If the sun isn’t shining on your solar panels, they won’t be able to produce energy. When trees or other obstructions are shading solar panels, efficiency losses and reduced power generation may become problematic. In this article, we will examine the effects of shade on solar panel production and efficiency.
Do solar panels work in the shade?
Though the output will be reduce, solar panels will still work in the shade – just at less capacity due to lower sunlight exposure. Though the numbers will vary depending on how much shade the panels are facing, the general rule with clouds and shade is that solar panels will produce about half as much energy as they would with the direct sunlight.
Where does solar panel shade come from?
Trees: Perhaps most obviously, trees near your solar array can cause shading issues. Many residential properties are situated in green spaces, and constantly growing trees and foliage can encroach on solar panel setups.
Other panels: In addition to trees, solar panels can actually be shaded by other nearby panels. Depending on the panel setup, neighboring panels can cast shadows over lower panels in the same system. This issue typically only arises in-ground installations.
Your roof: Panels can actually be shaded by the roof they are on. Depending on the sun’s angle and the time of day, different parts of a roof (like a chimney or dormer) can block sunlight to certain panels. Use the EnergySage Solar Calculator to determine the solar potential of your property while factoring in local shading.
Clouds: We can’t discuss shade without mentioning clouds. Despite the fact that clouds do technically block out the sun and cast shade, you shouldn’t worry about solar production on cloudy days. Clouds still let some sunlight through, which means solar panels still can produce energy, albeit at a lower efficiency. You can think about cloudy days and solar production the same way you might worry about getting sunburned on a cloudy afternoon. If you’re outside, you still need to be careful and apply sunblock to avoid getting burned.
Shade and solar panel efficiency
Shaded solar panels produce less power than those in direct sunlight. Exposure to less powerful sunlight is the obvious contributor to lowered efficiency, but the design of your solar installation – specifically, the panels and their inverter(s) – also matters. If your roof is completely shaded for most hours of the day, solar panels may not work well for you, unless nearby trees can be trimmed or removed.
However, if your roof only experiences partial shade at certain times of the day, as many residential roofs do, there are solar inverter solutions that will prevent excessive efficiency loss.
What is solar inverters?
Solar inverters are the companions to solar panels – they convert direct current (DC) to alternating current (AC), which is what most homes use for electricity. The right solar inverter also helps minimize efficiency losses from shaded panels. The three types of inverters currently available (string inverters, micro-inverters, and power optimizers) all contend with shade in different ways.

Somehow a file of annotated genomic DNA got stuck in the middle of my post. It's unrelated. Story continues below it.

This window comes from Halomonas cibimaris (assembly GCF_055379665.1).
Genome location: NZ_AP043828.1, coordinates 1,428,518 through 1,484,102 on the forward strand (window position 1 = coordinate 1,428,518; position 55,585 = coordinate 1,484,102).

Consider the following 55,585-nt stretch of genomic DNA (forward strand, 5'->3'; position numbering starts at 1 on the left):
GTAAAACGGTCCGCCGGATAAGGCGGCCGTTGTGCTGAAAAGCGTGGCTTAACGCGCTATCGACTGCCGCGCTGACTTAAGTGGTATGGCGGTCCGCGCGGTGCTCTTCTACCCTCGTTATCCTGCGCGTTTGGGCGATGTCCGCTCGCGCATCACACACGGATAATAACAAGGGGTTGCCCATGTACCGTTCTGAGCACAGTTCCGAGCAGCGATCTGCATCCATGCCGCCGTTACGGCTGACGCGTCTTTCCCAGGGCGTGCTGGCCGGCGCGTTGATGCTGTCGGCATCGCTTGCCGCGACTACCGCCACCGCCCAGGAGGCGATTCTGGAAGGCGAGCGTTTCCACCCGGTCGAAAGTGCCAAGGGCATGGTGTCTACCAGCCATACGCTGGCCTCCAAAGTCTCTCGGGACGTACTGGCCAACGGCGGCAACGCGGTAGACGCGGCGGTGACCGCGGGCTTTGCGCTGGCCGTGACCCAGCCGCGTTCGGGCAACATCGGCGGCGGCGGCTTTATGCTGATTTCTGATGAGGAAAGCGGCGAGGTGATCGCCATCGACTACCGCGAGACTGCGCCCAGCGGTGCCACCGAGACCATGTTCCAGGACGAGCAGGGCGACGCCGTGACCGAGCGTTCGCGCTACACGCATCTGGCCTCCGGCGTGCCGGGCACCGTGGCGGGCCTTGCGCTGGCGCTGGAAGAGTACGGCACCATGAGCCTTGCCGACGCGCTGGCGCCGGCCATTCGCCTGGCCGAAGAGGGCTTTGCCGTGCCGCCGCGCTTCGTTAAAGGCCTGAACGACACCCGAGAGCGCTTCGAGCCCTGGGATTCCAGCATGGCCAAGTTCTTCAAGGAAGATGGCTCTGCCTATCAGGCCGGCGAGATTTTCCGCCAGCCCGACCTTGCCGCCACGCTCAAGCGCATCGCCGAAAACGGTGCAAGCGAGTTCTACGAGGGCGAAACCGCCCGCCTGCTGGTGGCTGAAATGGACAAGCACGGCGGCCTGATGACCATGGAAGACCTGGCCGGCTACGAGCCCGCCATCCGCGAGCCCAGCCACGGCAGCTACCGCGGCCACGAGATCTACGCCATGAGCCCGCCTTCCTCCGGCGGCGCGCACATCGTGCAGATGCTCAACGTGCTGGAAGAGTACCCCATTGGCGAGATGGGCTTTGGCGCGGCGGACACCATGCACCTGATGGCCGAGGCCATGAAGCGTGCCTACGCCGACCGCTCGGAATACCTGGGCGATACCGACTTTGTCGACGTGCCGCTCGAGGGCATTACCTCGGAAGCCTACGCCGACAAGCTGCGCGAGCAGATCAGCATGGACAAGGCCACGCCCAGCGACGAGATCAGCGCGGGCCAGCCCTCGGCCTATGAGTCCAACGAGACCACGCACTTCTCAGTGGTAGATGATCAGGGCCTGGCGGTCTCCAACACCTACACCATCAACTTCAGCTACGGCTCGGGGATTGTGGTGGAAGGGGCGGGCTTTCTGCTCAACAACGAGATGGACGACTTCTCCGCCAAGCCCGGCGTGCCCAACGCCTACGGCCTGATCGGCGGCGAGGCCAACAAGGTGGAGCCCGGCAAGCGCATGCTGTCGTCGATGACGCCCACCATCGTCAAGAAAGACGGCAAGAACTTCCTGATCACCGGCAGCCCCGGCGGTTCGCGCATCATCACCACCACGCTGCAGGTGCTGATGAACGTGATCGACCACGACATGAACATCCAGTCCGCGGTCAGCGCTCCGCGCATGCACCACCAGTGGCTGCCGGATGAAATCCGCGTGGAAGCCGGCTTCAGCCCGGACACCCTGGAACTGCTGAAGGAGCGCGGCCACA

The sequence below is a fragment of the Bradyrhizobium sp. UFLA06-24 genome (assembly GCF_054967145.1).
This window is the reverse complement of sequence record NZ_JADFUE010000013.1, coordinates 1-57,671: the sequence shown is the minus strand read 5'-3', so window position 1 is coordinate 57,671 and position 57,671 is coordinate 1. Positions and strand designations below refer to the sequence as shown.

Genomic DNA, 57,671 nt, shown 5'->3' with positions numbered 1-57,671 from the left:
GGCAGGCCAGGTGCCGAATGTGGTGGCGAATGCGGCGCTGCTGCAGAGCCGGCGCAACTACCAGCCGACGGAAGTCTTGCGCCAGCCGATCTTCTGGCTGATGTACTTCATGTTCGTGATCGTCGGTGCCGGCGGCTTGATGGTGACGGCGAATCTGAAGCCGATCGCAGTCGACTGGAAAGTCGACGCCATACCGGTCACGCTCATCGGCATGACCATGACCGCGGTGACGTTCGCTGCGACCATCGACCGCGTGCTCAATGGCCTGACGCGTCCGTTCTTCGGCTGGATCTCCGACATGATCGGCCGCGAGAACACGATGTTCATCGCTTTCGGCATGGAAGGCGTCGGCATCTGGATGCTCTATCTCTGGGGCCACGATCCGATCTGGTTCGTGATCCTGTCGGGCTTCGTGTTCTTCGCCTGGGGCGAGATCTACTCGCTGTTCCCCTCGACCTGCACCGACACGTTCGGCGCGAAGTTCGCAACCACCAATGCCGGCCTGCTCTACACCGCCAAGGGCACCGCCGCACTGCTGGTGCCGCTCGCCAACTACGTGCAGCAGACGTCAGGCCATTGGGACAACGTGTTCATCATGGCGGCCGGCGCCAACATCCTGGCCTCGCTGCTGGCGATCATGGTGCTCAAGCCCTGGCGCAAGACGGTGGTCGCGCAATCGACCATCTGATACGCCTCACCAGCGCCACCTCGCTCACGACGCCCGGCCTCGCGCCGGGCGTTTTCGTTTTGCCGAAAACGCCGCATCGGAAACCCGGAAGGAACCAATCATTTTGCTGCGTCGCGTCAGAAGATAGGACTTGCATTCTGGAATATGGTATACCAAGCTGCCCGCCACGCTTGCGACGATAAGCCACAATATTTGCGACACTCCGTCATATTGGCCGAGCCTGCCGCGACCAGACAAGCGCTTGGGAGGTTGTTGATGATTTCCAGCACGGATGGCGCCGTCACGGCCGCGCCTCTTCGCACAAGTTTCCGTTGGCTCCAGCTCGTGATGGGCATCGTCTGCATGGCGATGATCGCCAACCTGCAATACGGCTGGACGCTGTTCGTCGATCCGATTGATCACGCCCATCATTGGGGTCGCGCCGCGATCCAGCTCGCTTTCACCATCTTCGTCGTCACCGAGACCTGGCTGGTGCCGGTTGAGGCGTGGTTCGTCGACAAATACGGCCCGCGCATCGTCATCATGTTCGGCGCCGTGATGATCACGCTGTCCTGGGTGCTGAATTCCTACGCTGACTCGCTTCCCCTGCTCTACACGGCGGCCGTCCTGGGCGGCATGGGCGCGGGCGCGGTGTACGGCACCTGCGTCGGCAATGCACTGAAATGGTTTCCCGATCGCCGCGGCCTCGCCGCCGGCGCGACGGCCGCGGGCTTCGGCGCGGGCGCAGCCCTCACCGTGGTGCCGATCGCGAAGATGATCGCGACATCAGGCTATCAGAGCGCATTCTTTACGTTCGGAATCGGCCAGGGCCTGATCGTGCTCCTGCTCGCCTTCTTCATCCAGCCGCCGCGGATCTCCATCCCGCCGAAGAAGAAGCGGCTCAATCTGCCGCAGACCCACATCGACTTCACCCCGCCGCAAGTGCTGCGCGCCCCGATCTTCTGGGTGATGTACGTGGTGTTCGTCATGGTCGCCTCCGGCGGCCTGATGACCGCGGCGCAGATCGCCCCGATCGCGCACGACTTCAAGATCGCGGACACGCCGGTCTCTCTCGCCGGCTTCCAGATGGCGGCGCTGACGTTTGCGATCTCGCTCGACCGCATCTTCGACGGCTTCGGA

String inverters are the most basic and widespread inverter technology. In a string inverter system, many panels are connected to the same inverter. This means that the entire system can only operate at the power of the weakest panel. For example, if a tree next to your house casts a shadow over one panel in a row on your roof, that entire set of panels will only operate as efficiently as the shaded panel.
A system with micro-inverters will have an inverter installed for each individual solar panel. Micro-inverters operate like a string of Christmas lights – if one light goes out, the rest of the string will still stay lit. In a solar panel array equipped with micro-inverters, if one panel has a shadow cast over it from a nearby tree, the rest of the panels around it can still operate at peak efficiency, because each panel in the array has its own designated inverter.
Power optimizers are akin to a combination of string inverters and micro-inverters. Instead of a micro-inverter at each panel, power optimizers at each panel “condition” the DC electricity generated from the panels and send it to a single string inverter. Similar to micro-inverter systems, power optimizers can help negate the effect of a single panel being shaded on an entire system.
If you expect that your solar PV system will be partially shaded for a significant part of the day, consider installing a system with power optimizers or micro-inverters. These inverter options will be slightly more expensive than a standard string inverter, but they can also result in higher electricity production (and therefore greater long-term savings).
Conclusion on do solar panels work in the shade
Though the output will be reduce, solar panels will still work in the shade – just at less capacity due to lower sunlight exposure. Though the numbers will vary depending on how much shade the panels are facing, the general rule with clouds and shade is that solar panels will produce about half as much energy as they would with direct sunlight.
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